Monday, August 31, 2009

Widows and Orphans and Funerals

James’ definition of “religion that is pure and undefiled” heard in yesterday’s epistle contrasts with the merely human “tradition of the elders” condemned by Christ in the Gospel. James writes:

Religion that is pure and undefiled before God and the Father is this:
to care for orphans and widows in their affliction
and to keep oneself unstained by the world.

“Orphans and widows” seem a curiously narrow field of concern for the practitioner of pure religion. Yesterday, my pastor commented on that. He said that in James’ time, widows and orphans were the most defenseless members of society. Neither could support themselves, and in that society, neither had any to support them. Their condition placed them outside the normal protections of society. They were the helpless poor.

In our day, my pastor said, the unborn would be among our “widows and orphans”.

This is not a terribly shocking insight to a well-formed Catholic. But it would have been shocking to hear from the lips of Rev. Mark Hession, the homilist at this weekend’s funeral for Senator Edward M. Kennedy. Although he and other speakers mentioned the care of “widows and orphans” several times, none mentioned the unborn.

If anyone had mentioned the unborn as among the “widows and orphans” at that particular Mass, I expect they would have been widely condemned in some quarters. It would have been more than impolite. It would have been seen as a condemnation of the merely human tradition that equates pure religion with the lore and beliefs of a particular political culture. The tradition of the elders of that culture is what was celebrated that day. And celebrating that tradition meant the unborn had to remain with none to support them – not even the Church.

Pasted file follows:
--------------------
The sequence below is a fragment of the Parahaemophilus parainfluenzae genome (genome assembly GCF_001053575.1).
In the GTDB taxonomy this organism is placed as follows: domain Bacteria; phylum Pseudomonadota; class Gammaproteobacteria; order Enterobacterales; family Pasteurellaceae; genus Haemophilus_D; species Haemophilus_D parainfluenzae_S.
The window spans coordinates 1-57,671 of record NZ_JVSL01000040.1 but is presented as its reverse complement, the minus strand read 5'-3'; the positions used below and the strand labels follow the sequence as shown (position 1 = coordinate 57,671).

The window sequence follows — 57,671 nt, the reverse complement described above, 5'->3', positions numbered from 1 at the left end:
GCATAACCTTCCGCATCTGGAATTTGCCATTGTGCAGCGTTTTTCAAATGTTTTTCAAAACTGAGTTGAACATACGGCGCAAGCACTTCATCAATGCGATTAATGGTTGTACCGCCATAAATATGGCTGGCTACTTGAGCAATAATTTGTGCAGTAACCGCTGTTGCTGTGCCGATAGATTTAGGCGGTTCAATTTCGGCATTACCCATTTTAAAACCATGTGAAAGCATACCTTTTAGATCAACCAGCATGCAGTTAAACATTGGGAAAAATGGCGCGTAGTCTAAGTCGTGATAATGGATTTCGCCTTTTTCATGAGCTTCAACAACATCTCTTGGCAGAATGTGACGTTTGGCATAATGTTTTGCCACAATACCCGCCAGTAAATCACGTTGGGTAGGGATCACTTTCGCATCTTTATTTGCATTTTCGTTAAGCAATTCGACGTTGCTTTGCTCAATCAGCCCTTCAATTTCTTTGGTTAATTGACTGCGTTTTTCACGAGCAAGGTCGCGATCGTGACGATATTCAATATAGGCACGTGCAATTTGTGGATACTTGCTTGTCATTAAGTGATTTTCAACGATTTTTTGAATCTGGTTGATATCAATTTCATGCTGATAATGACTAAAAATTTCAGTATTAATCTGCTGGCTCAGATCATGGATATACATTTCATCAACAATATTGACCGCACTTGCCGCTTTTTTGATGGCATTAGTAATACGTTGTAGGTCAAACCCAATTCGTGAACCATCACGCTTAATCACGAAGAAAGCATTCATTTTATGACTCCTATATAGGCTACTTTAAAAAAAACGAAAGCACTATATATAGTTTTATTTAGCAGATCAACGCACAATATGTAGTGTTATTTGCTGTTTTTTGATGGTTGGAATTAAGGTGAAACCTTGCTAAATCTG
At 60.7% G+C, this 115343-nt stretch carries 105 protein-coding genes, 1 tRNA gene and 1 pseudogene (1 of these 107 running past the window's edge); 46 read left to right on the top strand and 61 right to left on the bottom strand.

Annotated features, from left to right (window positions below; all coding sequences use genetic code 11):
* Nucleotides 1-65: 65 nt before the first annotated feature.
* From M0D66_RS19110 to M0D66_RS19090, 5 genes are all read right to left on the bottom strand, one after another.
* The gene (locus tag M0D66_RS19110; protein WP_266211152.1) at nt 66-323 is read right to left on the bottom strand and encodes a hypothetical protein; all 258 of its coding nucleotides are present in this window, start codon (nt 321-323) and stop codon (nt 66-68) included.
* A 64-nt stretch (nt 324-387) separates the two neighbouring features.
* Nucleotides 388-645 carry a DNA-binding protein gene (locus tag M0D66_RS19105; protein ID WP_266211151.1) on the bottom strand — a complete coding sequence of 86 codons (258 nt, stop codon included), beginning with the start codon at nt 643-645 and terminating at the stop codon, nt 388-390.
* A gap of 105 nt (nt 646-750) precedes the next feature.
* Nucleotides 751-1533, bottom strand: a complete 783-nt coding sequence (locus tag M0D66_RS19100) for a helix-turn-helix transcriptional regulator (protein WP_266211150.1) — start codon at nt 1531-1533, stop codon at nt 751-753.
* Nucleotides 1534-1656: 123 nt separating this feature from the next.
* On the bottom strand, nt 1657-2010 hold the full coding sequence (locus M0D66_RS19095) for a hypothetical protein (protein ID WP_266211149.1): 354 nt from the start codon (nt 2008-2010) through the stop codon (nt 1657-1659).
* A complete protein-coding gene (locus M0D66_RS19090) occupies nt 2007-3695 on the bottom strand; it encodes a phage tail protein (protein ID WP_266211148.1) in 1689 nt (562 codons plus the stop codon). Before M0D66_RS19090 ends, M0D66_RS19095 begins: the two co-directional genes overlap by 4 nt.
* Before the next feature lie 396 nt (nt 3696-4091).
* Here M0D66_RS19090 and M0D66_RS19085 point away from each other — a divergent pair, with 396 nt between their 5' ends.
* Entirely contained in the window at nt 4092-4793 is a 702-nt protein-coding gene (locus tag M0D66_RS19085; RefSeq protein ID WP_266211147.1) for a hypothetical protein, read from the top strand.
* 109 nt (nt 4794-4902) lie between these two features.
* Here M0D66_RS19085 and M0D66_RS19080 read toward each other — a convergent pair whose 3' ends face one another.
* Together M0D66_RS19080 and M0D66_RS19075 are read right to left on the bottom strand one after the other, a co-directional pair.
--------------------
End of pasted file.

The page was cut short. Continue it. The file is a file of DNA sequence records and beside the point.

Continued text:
I’ve posted nothing about the death of Senator Kennedy. I think our chief duty to the dead is to pray for them and so I do.

I don’t know anyone’s heart but my own – and that imperfectly. What I can say is that I’ve done much evil and what good I’ve done hasn’t been untainted by ulterior motivation. I haven’t cared for the orphans and widows as much as I’m called to and I haven’t kept myself unstained by the world. Our faith assures us that pretty much anybody can say the same thing. So dear family and friends – Don’t celebrate me at my funeral. Pray for me – I’ll need it.